#23 - Politician: We should impose a tariff on imported
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I am having troubling understanding the stimulus in this question. In the stimulus, are they assuming that because growers from other countries can grow fruit more cheaply than domestic growers, if tariff is not imposed, the foreign fruit will be cheaper and run domestic growers out of the market? If that is the assumption, how does answer C describe the principle underlying the stimulus? Additionally, why is A incorrect?
Yes, that is the assumption, that cheap foreign fruit will destroy domestic growers. Answer C is consistent with that, in that the politician wants a sort of "landmark preservation" status for farming despite having to pay higher fruit prices because of avoiding foreign fruit. That is, even if more money could be made by industrial use, farming should be preserved anyway. So, as answer C says, social concerns are put above raw economics.
Answer A fails to see the social/cultural dimension of things, and also fails to see that maybe it is in fact economically advantageous to the country (even if foreign fruit-sellers also profit) to get the foreign fruit cheaper (saving money), and to let farmers sell their land to more profitable industrial use (making even more money). But more than economics is at stake here.
Hope that helps,
Thank you for the explanation!
Here, both question stems look like they are the same but question 21 is identified as Parallel PR and 23 as Strengthen, why is that?
Thanks for the clarification!
Good question! I can see where, just isolating the question stems, you can see that the two look similar.
The difference though is that #21 asks you to *apply* the principle: "which of the following *judgments* (from the answer choices) conforms...to the principle?"
#23 asks you to find which principle is applied in the stimulus: "the *recommendation* (from the stimulus) most closely conforms to which one of the following principles?"
I hope that makes sense! Let me know if that answers your question!
ok - I too had issues with this question. I was stuck between B and C. I liked neither and here's why: B uses the term always - too strong for this argument I thought, and C uses the term economic 'efficiency' - that word threw me off. Dave implies in his answer above that economic efficiency equates to 'raw economics'. I do not think you can make a case that economic 'efficiency' was ever used in this argument and is in fact a stretch. I don't see how efficiency and raw are even nearly the same thing. Questions like this really tick me off because the efficiency of economics was never used in this argument or even implied. If they left out the word efficiency, I would have chose it but instead I was completely dumbfounded by these 2 answer choices (the other 3 were easy to eliminate.) Please help. Thanks.
You are correct to eliminate answer choice (B) because the word "always." This is a classic LSAT Must Be True question. Two options are considered which have underlying Reasons A and B (sometimes explicitly stated, sometimes not) and the author agrees with the option supported by Reason A. And so the answer is simply "Reason A should sometimes take precedence over Reason B" or "Reason A is sometimes more important than Reason B" or even "For some people, Reason A is superior to Reason B."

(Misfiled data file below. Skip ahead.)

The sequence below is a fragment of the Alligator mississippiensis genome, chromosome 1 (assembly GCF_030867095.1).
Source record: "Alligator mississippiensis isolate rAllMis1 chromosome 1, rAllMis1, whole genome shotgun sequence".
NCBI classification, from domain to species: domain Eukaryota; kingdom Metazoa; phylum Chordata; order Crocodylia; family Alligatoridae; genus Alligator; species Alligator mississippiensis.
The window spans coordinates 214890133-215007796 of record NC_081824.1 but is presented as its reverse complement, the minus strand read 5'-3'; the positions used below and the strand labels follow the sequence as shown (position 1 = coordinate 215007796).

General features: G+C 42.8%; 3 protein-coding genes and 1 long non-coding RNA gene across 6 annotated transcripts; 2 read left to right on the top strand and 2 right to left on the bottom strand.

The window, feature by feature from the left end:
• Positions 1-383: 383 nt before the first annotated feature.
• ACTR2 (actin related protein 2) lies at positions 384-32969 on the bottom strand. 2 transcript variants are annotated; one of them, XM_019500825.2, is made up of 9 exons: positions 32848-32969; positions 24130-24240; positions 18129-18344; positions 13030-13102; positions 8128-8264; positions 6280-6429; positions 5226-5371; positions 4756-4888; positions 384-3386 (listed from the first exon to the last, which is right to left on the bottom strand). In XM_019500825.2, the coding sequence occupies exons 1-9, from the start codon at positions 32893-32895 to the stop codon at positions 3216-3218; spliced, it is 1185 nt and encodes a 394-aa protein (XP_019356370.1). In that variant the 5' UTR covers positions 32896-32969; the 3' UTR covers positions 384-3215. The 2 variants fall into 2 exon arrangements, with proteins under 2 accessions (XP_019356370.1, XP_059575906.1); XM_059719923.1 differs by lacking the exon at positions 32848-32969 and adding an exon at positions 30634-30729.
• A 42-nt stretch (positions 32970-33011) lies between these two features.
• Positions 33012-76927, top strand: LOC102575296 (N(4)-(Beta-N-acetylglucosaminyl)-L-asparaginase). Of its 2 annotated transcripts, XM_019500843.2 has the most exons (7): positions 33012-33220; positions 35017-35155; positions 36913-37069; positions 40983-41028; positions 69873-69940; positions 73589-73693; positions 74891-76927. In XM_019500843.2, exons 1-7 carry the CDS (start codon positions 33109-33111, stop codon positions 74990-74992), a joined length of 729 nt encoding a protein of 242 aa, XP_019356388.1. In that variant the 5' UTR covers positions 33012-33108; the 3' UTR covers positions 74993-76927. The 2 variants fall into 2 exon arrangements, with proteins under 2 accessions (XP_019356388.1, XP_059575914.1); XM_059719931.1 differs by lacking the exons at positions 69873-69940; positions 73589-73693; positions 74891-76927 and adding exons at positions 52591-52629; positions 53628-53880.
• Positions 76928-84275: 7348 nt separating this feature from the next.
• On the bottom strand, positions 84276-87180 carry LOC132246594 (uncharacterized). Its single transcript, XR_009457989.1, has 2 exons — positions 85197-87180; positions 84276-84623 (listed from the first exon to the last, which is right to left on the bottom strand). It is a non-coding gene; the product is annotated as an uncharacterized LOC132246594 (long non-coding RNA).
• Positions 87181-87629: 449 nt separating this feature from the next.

Here, economic efficiency is one implicit (unstated) reason for choosing the first option (no tariff). Keep the status quo. Let economics do its thing, people can buy the fruit that is the cheapest and domestic growers can find a more profitable enterprise. The other option is to tax imported fruit and artificially raise its price so it exceeds domestic fruit. The author likes this option. Why? Because of "the consequent vanishing of a unique way of life." Thus, this author believes that Reason A (social concerns) should take precedence over Reason B (economic efficiency). Note that neither "social concerns" nor "economic efficiency" were stated in the stimulus. You will see this more often on Principle questions, because the correct answer is a GENERAL principle which can be applied to many different scenarios, not just the specific facts of the stimulus.
Hope that helps.
You are right that the words 'social concern' and 'efficiency' were never used - and the lsat often swaps out terms in its answer choices. I just thought these words were a stretch and so it threw me off. What did help me was your explanation about Reason A vs Reason B. I will keep this broader principle in mind when confronted with these questions. Thanks again.
I thought that answer choices in Principle questions can use strong, forceful language such as always and never because that could strengthen the principle/umbrella idea that we want it to cover. I thought that the reason to get rid of B was because it does not specify which producers or consumers. I incorrectly chose B because I assumed it meant the interests of domestic producers over those of domestic consumers.
A) incorrect because it could very well be better for your economy to import cheaper fruit
D) Importing cheaper fruit probably would be better for your own citizens than having them pay more for domestic goods
E) We can't say that this is creating a better economy
B) we don't know whose interests this refers to
C) comes closest to matching the stimulus
Strong language may sometimes be okay when a principle is involved, hasan, especially if the principle is one that is meant to strengthen, justify, or weaken the argument in the stimulus. Strong language is suspect when we are in a Must Be True paradigm, looking for a principle that follows from the stimulus. Other than that, your analysis looks good! Nice job correcting your error regarding B.
Adam M. Tyson
PowerScore LSAT, GRE, ACT and SAT Instructor
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10 posts • Page 1 of 1